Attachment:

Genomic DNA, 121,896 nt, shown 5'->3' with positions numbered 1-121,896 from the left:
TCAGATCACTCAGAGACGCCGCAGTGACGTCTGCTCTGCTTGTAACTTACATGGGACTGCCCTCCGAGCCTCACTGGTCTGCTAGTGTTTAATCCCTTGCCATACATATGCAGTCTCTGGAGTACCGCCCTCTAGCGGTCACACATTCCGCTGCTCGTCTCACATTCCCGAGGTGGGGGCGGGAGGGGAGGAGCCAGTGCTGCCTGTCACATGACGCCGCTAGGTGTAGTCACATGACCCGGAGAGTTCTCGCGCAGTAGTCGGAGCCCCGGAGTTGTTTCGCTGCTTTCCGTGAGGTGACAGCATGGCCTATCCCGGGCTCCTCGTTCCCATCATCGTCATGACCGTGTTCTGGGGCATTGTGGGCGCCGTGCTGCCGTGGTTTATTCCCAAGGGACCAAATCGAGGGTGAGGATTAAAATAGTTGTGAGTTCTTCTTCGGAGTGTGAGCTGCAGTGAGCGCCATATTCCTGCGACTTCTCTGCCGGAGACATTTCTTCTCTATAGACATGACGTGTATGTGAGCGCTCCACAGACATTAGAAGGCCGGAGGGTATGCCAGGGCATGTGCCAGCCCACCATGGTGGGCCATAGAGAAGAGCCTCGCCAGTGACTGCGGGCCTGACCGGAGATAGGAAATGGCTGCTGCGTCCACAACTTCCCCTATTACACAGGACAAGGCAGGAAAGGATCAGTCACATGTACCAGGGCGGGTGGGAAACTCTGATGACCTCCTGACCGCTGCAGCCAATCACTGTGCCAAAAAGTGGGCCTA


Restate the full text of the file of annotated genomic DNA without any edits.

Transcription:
Genomic DNA, 121,896 nt, shown 5'->3' with positions numbered 1-121,896 from the left:
TCAGATCACTCAGAGACGCCGCAGTGACGTCTGCTCTGCTTGTAACTTACATGGGACTGCCCTCCGAGCCTCACTGGTCTGCTAGTGTTTAATCCCTTGCCATACATATGCAGTCTCTGGAGTACCGCCCTCTAGCGGTCACACATTCCGCTGCTCGTCTCACATTCCCGAGGTGGGGGCGGGAGGGGAGGAGCCAGTGCTGCCTGTCACATGACGCCGCTAGGTGTAGTCACATGACCCGGAGAGTTCTCGCGCAGTAGTCGGAGCCCCGGAGTTGTTTCGCTGCTTTCCGTGAGGTGACAGCATGGCCTATCCCGGGCTCCTCGTTCCCATCATCGTCATGACCGTGTTCTGGGGCATTGTGGGCGCCGTGCTGCCGTGGTTTATTCCCAAGGGACCAAATCGAGGGTGAGGATTAAAATAGTTGTGAGTTCTTCTTCGGAGTGTGAGCTGCAGTGAGCGCCATATTCCTGCGACTTCTCTGCCGGAGACATTTCTTCTCTATAGACATGACGTGTATGTGAGCGCTCCACAGACATTAGAAGGCCGGAGGGTATGCCAGGGCATGTGCCAGCCCACCATGGTGGGCCATAGAGAAGAGCCTCGCCAGTGACTGCGGGCCTGACCGGAGATAGGAAATGGCTGCTGCGTCCACAACTTCCCCTATTACACAGGACAAGGCAGGAAAGGATCAGTCACATGTACCAGGGCGGGTGGGAAACTCTGATGACCTCCTGACCGCTGCAGCCAATCACTGTGCCAAAAAGTGGGCCTA